It is important to recognize the difference between agitation and aggression in people living with Alzheimer’s disease or other forms of dementia. Agitation means an individual is restless or worried; the person can’t seem to settle down. They may be anxious or exhibit nervous mannerisms, such as pacing or sleeplessness.
In aggression, individuals may lash out verbally or try to hit or hurt someone or themselves. Aggression can occur suddenly, with no apparent reason, or it can result from frustration. While aggression can be difficult to cope with, it is helpful to understand someone with Alzheimer’s or dementia is not acting this way deliberately; it is beyond their control.
Identifying the Cause
Most of the time, aggression happens for a reason. Try to determine what brought on the aggression. Some triggers common to people living with dementia follow.
Is the person in pain? Are they tired, hungry, or thirsty? Do they need to use the bathroom? Perhaps interactions of medications are causing side effects. Constipation or soiled underwear or diaper can be uncomfortable and cause aggressive behavior.
An overactive environment, loud noises, or physical clutter can cause behavioral problems. Large crowds or being surrounded by unfamiliar people – even at home – can be over-stimulating for someone with dementia.
What did the environment look, smell, or sound like before the aggression? Were new or different stimuli introduced – noise, people, questions, requests?
Not understanding instructions can be a trigger for aggression. Asking too many questions or making too many statements at once can be confusing and lead to aggression. Your stress or irritability can affect a person with dementia.
Does the person feel lost, lonely, or depressed? A sudden change in a well-known place or routine can be upsetting.
Feeling pushed by others to do something; for example, to bathe or to remember people or events, can cause problem behaviors.
Timing Plays a Part
Some people function better during a certain time of day. Note the time of day that outbursts occur and schedule appointments or activities when you know the person is better able to process new information or surroundings.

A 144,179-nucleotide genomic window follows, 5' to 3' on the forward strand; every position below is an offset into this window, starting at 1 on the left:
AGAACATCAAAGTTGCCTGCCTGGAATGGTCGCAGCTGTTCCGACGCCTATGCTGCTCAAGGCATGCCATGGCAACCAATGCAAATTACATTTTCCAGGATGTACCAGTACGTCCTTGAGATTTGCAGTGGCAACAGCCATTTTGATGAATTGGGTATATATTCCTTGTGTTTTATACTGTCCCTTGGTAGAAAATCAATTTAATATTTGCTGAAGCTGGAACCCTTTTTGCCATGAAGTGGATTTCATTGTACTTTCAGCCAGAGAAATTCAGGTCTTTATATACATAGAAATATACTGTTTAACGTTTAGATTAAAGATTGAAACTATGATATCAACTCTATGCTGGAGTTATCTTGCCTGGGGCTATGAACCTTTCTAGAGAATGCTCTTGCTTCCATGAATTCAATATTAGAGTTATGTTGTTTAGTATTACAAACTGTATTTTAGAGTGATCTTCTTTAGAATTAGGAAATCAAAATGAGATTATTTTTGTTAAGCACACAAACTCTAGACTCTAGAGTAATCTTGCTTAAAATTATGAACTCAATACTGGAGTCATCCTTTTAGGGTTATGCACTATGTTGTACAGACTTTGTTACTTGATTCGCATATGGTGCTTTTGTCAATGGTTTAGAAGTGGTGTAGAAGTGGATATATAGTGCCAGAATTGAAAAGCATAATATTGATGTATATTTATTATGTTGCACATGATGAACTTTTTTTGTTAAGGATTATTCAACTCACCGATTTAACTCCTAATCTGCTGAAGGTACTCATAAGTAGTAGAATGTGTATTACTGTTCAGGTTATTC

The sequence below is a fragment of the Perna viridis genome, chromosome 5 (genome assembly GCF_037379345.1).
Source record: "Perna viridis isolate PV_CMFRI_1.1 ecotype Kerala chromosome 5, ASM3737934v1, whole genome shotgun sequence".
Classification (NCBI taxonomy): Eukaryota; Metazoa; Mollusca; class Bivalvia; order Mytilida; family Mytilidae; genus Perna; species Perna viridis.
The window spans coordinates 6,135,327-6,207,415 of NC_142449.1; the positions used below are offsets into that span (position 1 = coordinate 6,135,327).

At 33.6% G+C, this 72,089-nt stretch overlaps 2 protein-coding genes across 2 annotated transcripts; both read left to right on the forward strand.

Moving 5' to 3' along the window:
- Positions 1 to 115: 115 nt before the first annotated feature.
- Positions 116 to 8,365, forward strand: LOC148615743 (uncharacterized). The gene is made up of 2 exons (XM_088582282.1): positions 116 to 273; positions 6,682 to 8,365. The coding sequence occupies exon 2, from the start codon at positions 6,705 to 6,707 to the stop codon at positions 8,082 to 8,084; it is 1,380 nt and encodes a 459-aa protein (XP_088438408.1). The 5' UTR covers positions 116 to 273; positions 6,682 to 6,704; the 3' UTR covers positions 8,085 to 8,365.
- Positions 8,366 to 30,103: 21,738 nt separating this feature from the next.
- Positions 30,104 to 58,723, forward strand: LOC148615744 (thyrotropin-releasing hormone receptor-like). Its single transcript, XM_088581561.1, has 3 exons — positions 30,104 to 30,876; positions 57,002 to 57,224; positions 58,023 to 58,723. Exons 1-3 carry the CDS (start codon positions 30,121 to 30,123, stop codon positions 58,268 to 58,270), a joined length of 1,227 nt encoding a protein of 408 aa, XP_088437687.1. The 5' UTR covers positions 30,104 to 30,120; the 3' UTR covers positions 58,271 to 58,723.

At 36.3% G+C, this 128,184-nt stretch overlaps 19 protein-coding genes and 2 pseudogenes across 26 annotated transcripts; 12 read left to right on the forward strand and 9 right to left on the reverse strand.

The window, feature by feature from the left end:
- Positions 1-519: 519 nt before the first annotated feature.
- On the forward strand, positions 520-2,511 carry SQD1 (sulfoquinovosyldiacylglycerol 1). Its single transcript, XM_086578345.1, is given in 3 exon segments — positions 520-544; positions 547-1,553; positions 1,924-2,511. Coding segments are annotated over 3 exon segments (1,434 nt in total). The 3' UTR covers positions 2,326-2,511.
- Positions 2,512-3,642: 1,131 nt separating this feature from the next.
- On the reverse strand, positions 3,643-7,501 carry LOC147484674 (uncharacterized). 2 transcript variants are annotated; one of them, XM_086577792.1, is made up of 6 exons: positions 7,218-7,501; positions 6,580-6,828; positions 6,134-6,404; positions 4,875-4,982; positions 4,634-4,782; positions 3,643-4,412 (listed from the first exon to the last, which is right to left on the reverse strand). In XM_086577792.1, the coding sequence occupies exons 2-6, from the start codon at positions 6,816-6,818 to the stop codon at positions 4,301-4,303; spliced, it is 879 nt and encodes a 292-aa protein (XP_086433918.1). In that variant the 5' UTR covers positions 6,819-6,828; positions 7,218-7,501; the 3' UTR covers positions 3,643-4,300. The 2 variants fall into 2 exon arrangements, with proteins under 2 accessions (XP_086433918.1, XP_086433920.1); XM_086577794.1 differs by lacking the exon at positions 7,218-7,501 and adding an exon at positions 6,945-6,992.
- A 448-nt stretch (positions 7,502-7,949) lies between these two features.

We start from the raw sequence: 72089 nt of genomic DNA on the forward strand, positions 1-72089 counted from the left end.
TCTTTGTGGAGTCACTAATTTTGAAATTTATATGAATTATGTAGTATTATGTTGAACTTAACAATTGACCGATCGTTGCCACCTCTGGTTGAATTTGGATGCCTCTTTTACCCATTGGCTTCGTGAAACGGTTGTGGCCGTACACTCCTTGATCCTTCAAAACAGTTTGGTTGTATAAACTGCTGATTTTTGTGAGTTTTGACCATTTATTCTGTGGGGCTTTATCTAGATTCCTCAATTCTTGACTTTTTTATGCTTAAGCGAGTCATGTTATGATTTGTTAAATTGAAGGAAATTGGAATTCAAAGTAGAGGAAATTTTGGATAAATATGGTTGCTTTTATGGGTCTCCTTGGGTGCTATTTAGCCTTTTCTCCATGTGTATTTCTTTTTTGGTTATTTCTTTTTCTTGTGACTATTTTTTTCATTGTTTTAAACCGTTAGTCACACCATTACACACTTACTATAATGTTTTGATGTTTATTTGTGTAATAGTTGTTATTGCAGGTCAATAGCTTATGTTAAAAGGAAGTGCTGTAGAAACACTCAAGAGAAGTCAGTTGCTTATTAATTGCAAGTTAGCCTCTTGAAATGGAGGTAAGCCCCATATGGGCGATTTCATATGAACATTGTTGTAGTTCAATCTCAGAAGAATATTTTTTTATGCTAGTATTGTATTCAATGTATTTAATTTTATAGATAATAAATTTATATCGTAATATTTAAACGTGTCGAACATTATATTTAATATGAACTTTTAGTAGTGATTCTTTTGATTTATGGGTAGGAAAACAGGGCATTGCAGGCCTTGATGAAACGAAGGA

- Keep a routine, such as bathing, dressing, and eating at the same time each day.
- Reduce the noise, clutter, or number of people in the room. Limit caffeine, sugar, and “junk food.”
- To increase a feeling of personal security and familiarity, keep well-loved objects and photographs around the home.
- Build quiet times into the day along with activities.
- If your worries may be affecting the person, try to slow down and relax. Find a break from caregiving and seek out professional resources to help you reduce the stress of caregiving.
- Look for patterns to help predict and prevent future behavioral problems.
Reacting to Aggression
- Put yourself in the person’s place.
- Look at body language. Imagine what they might be feeling or trying to express.
- Are basic human needs being met? Fulfilling a need can quickly resolve the reason for the behavior.
- Validate feelings. A person with dementia has most likely lost the ability to reason. Trying to explain why a thought is “wrong” or that there is no need to worry, may escalate the situation. Reassure and with a gentle touch, let the individual know you are listening. Convey you know they are upset, and you want to help.
- Watch your body language, facial expression, and tone of voice: make eye contact, smile, and provide a reassuring touch to convey your message gently and show compassion. Don’t take problem behaviors personally and try your best to stay calm.
- Be accepting. Rather than correcting or arguing, look for opportunities to agree.
- Introduce pleasant stimuli, such as music, food, or a beverage. Talk about a favorite photo or trinket you know is cherished. Using familiar music or scents that evoke positive feelings can help diffuse the situation. Often caregivers keep a “behavior bucket” with such specific items on hand.
- Engage the person in a favorite hobby or interest. Look through photos together or read aloud.
If aggression is directed at you, keep a safe distance and remain calm. Speak slowly, softly, and with reassurance. When you are on the receiving end of an outburst, your safety, as well as the other person’s, is paramount.
Use a cooling-off period, if safe to do so, allowing time and space for composure to return … for both of you.
For more information about dementia and aggression, visit the National Institute on Aging’s Alzheimer’s and related Dementias Education and Referral Center (ADEAR) or call 1-800-438-4380.
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